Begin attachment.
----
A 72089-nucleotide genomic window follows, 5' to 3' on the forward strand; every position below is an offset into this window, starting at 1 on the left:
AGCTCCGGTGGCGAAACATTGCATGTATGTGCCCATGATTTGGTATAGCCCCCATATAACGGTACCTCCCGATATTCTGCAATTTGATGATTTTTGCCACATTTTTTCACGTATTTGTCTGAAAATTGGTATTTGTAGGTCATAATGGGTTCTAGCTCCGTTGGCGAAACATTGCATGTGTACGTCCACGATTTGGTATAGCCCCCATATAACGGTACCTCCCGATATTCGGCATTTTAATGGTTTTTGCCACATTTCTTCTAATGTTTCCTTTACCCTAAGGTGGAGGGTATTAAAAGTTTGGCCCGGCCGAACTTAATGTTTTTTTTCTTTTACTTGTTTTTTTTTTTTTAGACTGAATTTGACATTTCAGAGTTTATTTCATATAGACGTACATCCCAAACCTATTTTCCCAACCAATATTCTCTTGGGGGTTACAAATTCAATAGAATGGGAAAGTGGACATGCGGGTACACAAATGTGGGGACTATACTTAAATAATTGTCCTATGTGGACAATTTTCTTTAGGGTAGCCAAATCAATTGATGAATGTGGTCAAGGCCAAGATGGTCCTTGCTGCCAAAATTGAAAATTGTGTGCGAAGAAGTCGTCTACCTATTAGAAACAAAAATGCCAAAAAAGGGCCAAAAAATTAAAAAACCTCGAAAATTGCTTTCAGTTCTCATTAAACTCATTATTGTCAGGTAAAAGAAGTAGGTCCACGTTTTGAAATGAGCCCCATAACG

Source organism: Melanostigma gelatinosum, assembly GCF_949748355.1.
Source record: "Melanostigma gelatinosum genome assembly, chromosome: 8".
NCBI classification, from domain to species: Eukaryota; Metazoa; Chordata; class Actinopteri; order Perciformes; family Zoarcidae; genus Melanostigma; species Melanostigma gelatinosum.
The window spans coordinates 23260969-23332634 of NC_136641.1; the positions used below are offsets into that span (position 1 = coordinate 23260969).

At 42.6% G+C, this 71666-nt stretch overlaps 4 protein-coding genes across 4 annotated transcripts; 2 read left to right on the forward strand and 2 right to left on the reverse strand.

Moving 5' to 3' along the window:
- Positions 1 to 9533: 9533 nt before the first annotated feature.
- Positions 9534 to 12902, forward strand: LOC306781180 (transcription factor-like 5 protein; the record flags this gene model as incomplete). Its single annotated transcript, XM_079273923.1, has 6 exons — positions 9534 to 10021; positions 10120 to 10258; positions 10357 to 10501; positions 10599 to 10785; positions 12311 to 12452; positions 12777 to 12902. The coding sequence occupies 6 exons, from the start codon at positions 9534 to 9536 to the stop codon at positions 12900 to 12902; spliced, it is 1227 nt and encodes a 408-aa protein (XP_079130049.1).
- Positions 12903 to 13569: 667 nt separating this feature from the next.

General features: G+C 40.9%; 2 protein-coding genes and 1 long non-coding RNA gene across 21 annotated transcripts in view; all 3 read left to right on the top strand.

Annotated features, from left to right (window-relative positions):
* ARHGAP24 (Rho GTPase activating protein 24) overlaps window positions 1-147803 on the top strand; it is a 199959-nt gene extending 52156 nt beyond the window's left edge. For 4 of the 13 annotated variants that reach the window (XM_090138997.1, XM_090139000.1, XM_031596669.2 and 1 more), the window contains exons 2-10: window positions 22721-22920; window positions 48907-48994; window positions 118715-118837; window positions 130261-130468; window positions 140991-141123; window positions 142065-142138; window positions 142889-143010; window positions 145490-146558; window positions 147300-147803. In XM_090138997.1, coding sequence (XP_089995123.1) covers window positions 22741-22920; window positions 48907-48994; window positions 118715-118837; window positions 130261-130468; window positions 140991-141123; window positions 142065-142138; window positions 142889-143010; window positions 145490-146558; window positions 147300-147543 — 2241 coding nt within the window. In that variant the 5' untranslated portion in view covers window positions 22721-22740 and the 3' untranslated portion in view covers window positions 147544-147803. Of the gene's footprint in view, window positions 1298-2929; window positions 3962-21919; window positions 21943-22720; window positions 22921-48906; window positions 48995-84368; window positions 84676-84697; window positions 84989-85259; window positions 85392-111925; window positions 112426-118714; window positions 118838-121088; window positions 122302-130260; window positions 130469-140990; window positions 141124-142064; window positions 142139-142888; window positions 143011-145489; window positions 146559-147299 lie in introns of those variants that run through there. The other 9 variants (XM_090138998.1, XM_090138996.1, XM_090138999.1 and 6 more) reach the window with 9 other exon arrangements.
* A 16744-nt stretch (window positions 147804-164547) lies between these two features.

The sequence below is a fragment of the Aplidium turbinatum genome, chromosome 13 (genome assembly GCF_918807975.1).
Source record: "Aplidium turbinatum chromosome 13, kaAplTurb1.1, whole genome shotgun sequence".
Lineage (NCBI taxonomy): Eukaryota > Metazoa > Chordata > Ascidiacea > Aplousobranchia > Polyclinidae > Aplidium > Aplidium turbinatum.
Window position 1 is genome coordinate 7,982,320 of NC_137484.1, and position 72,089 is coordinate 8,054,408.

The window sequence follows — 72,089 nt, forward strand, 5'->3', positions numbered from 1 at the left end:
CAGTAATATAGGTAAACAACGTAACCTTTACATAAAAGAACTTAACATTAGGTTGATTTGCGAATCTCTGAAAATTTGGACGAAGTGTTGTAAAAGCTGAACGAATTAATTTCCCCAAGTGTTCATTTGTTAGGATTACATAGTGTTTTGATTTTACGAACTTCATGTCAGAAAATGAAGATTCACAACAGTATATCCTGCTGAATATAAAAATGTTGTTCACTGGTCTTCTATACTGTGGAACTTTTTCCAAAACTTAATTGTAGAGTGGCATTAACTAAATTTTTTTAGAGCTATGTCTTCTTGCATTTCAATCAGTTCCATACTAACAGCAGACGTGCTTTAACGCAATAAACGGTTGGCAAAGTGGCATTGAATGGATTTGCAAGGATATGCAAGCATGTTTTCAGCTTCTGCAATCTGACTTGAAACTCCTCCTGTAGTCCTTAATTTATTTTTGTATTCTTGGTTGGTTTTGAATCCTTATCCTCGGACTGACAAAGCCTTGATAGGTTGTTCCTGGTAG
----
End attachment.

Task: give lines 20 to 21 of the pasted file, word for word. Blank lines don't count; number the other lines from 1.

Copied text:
The window sequence follows — 72,089 nt, forward strand, 5'->3', positions numbered from 1 at the left end:
CAGTAATATAGGTAAACAACGTAACCTTTACATAAAAGAACTTAACATTAGGTTGATTTGCGAATCTCTGAAAATTTGGACGAAGTGTTGTAAAAGCTGAACGAATTAATTTCCCCAAGTGTTCATTTGTTAGGATTACATAGTGTTTTGATTTTACGAACTTCATGTCAGAAAATGAAGATTCACAACAGTATATCCTGCTGAATATAAAAATGTTGTTCACTGGTCTTCTATACTGTGGAACTTTTTCCAAAACTTAATTGTAGAGTGGCATTAACTAAATTTTTTTAGAGCTATGTCTTCTTGCATTTCAATCAGTTCCATACTAACAGCAGACGTGCTTTAACGCAATAAACGGTTGGCAAAGTGGCATTGAATGGATTTGCAAGGATATGCAAGCATGTTTTCAGCTTCTGCAATCTGACTTGAAACTCCTCCTGTAGTCCTTAATTTATTTTTGTATTCTTGGTTGGTTTTGAATCCTTATCCTCGGACTGACAAAGCCTTGATAGGTTGTTCCTGGTAG